Adapt To Change

          I read the article “Organizing at a Crossroads” with           great interest. I think the author, Bill Murnighan, might have           been less pessimistic about the labour movement’s future if he           were more familiar with the remarkable organizing momentum of unions           such as UFCW Canada (United Food and Commercial Workers), the union           I am interning with this summer.

          Since its founding in 1979, UFCW Canada has grown faster than the           Canadian workforce. Last year, the union’s membership grew by four           per cent (9,500 workers) and was, once again, the leader in organizing           the retail-trade and service sector workers who, Murnighan rightfully           points out, are under-represented. UFCW Canada now represents over           230,000 members, a majority of whom work in the private-sector           service industries.

          Murnighan says that “a good measure of the attraction of a           union to unorganized workers is the idea that a union can make           gains.” And a union that makes gains has happy union members           who help organize prospective members just by their very existence.           With this in mind, UFCW Canada is continuously adapting to shifting           demographic currents within the workforce and its own membership,           finding out what the members want, and acting on it.

          The union’s efforts to meet the employment-related needs of women           and youth are good examples of its ability to adapt. Women now           make up nearly half of Canada’s paid workforce and more than half           of UFCW Canada’s membership, and the union has been paying attention           both nationally and locally. Local unions have their own, individual           approach to addressing women’s issues, depending on the nature           of the workplace they represent. As well, more than a decade ago,           the national union established a women’s advisory committee to           give more recognition and resource support to those issues that           are widely shared by working women, such as sexual harassment,           reproductive health and safety, equity of opportunity, and family           leave. The union’s achievements in these areas are attractive to           women who are deciding whether or not to sign a union card.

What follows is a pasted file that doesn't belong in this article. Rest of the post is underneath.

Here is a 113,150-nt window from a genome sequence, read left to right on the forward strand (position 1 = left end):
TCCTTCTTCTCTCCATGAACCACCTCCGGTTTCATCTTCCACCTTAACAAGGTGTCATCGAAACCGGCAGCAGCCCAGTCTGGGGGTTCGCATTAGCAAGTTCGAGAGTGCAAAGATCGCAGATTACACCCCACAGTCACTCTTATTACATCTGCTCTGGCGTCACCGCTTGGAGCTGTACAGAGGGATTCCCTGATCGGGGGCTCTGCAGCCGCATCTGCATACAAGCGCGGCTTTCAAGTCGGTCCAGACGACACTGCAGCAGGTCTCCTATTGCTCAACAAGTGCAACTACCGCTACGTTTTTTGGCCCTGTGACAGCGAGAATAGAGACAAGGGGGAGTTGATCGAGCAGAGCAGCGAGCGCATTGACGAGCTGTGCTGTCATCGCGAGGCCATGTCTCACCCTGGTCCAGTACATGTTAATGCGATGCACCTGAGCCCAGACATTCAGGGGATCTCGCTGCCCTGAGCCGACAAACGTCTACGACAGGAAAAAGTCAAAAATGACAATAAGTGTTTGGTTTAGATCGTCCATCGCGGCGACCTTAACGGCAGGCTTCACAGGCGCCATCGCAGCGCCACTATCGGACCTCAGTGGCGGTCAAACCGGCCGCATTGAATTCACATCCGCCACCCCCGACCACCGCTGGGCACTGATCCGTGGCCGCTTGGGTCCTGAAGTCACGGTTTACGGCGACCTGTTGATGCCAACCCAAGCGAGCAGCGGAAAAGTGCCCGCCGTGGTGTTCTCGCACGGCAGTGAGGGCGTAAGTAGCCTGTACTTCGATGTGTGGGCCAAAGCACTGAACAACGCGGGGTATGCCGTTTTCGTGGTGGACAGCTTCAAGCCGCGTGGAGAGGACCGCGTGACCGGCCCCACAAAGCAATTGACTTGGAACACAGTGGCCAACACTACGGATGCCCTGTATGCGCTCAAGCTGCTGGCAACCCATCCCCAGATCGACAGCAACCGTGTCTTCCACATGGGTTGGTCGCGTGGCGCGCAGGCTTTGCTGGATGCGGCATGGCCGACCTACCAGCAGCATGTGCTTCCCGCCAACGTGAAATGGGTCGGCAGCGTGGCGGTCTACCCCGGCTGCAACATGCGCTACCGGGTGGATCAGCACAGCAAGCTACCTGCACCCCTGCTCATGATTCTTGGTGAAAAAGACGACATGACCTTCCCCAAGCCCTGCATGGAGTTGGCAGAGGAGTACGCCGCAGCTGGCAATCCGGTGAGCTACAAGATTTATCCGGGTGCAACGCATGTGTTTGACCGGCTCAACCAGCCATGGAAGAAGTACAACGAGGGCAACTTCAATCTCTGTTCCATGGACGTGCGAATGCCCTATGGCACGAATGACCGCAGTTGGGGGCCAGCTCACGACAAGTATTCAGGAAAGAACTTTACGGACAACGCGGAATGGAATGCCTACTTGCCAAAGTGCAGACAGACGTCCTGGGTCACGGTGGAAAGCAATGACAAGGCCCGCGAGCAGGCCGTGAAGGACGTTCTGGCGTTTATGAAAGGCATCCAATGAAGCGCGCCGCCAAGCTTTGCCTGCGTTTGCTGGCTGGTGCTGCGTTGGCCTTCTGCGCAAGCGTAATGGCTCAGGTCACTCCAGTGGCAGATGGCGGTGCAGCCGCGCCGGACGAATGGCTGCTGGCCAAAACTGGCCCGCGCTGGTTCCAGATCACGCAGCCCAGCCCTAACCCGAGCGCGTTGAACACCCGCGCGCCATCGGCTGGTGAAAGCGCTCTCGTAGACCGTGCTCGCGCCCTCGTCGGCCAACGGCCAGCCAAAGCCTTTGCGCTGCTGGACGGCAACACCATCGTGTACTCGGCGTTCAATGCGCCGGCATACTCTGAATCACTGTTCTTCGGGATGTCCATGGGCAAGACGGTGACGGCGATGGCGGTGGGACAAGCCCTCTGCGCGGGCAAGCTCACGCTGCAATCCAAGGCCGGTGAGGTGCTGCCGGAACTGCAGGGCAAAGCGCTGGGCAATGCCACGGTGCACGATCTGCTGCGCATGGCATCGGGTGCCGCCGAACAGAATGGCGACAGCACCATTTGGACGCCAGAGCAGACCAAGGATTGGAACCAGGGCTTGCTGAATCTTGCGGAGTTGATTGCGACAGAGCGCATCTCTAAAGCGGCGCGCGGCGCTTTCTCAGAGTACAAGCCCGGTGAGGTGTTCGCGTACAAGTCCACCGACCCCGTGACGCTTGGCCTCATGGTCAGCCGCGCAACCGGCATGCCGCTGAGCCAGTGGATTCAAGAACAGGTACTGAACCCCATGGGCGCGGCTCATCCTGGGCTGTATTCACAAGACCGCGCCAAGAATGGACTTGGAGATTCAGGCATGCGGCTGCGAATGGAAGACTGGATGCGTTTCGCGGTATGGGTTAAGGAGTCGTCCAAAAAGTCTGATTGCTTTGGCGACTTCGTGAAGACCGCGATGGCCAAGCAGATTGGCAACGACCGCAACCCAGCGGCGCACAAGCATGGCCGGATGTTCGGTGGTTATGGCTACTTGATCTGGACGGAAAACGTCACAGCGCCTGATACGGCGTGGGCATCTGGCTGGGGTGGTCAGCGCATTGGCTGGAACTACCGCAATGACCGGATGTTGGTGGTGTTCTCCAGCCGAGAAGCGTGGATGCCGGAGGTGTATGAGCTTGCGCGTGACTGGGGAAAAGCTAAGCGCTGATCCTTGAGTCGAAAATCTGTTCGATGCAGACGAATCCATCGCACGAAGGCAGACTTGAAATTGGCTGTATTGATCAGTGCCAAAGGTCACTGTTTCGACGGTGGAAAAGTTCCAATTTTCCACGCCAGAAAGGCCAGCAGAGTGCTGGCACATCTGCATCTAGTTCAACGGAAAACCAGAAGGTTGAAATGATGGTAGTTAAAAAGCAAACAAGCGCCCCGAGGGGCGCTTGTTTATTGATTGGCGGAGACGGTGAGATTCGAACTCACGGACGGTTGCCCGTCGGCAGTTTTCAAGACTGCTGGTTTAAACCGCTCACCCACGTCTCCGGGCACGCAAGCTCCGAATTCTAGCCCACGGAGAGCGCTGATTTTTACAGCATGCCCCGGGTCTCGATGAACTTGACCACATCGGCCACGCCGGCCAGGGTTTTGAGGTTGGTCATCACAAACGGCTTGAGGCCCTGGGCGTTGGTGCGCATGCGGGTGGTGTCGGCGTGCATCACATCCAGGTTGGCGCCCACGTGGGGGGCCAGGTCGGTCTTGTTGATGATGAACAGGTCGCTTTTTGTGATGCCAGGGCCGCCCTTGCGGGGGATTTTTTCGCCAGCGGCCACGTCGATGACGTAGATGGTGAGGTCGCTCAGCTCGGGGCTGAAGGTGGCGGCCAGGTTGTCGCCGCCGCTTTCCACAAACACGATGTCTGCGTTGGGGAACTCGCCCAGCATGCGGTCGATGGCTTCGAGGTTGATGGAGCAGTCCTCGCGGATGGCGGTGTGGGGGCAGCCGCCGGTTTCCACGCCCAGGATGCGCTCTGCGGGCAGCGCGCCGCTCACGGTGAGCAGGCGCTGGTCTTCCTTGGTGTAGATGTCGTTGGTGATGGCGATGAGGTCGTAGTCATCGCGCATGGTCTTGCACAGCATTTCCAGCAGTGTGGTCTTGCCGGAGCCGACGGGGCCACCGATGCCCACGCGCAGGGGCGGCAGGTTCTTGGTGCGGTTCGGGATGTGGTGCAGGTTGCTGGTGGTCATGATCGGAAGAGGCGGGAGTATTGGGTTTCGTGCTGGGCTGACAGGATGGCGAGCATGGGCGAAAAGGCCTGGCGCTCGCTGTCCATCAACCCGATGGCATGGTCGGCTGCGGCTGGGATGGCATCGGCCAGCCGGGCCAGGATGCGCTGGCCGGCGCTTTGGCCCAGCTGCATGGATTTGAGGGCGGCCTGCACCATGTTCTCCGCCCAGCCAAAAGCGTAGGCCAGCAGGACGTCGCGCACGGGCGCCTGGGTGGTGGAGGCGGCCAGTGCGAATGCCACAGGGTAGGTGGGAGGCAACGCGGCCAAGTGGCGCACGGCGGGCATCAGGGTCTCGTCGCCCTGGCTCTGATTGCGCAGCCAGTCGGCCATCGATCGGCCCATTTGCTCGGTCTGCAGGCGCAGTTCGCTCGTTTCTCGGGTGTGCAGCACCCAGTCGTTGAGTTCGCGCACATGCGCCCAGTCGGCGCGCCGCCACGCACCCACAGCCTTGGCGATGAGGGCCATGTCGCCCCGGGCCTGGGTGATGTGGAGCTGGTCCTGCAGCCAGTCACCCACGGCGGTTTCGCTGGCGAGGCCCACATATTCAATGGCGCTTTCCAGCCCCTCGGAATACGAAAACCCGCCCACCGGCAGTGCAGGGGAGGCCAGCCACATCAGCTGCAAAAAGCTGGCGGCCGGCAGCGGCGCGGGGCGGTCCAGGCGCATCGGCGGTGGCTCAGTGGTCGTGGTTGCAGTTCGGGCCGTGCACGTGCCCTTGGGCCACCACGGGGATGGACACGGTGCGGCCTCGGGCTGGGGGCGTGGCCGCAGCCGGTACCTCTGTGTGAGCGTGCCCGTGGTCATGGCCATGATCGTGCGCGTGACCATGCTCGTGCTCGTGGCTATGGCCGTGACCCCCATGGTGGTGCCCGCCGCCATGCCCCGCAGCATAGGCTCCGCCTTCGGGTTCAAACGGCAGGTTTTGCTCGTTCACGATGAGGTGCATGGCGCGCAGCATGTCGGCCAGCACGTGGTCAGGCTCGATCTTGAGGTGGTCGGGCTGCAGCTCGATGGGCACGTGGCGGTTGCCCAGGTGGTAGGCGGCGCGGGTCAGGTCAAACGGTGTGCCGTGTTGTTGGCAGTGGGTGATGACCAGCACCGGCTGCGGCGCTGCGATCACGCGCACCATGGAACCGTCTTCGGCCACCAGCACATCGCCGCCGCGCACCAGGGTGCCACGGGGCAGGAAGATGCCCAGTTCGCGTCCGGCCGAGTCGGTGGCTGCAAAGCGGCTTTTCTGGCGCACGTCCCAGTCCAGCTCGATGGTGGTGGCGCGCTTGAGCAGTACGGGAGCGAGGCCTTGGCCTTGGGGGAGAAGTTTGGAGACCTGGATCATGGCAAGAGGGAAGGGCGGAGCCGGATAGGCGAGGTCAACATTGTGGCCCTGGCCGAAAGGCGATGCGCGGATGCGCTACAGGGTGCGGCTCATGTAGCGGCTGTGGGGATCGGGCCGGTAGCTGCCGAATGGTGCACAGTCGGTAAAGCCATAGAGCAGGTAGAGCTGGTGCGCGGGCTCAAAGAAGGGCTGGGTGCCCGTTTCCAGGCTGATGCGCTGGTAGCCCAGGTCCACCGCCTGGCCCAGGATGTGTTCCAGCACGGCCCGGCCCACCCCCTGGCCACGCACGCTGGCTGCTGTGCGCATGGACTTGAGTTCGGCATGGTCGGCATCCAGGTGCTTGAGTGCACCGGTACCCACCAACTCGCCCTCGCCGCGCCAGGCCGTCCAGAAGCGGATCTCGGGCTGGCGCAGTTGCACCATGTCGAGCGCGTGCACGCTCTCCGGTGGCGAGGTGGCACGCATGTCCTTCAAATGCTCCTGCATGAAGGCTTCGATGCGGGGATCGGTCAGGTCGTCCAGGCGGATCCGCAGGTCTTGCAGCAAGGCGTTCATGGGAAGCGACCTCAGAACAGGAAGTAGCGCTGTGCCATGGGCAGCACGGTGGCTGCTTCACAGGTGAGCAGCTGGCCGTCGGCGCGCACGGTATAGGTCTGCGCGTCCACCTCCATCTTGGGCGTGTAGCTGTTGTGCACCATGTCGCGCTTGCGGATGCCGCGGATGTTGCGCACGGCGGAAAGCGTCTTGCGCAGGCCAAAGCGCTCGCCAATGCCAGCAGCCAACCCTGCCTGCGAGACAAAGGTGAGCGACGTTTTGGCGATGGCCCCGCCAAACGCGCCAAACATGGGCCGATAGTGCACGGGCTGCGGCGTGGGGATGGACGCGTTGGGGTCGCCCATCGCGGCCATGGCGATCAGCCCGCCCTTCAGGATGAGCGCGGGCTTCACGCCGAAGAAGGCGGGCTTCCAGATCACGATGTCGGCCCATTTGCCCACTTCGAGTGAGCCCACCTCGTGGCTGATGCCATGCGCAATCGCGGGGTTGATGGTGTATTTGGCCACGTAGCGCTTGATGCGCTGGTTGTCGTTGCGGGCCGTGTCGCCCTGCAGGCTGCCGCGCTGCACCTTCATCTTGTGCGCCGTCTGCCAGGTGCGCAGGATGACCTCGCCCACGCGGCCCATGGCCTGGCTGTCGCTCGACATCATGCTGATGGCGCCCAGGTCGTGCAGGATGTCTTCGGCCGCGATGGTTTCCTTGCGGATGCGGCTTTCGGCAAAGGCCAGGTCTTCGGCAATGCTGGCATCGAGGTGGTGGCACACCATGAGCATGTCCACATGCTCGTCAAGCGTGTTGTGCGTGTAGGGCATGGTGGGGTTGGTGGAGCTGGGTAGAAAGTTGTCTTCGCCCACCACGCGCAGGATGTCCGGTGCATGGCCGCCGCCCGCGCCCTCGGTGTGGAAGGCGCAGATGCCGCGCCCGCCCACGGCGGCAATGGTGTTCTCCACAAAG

Another good example of the union’s ability to adapt to change           is the attention it pays to its younger members. UFCW Canada is           the youngest union in Canada, demographically speaking, with well           over 30 per cent of its membership under the age of 30. Many of           these members are students who work full time in retail stores,           earning money to further their education and help contribute to           their families’ economic well-being. Having a union on their side           gives them respect, seniority and job security, things they would           never have in most jobs populated by young, part-time workers.

          As well, virtually every one of UFCW Canada’s retail-sector collective           agreements provides for health care and dental insurance benefits           for part-time workers, as well as membership in the union’s national           pension plan. It is not uncommon for a young, part-time clerk in           a UFCW Canada-represented supermarket to have better benefits than           her parents. The union also awards hundreds of thousands of dollars           in scholarships every year to members and their children. Plus,           there is a national program directed at young members, and a very           popular youth internship program aimed at developing the union           leaders of tomorrow. All of this attention that is being paid to           young members and their concerns not only makes members happy,           but it also means their friends and acquaintances hear good things           about unions.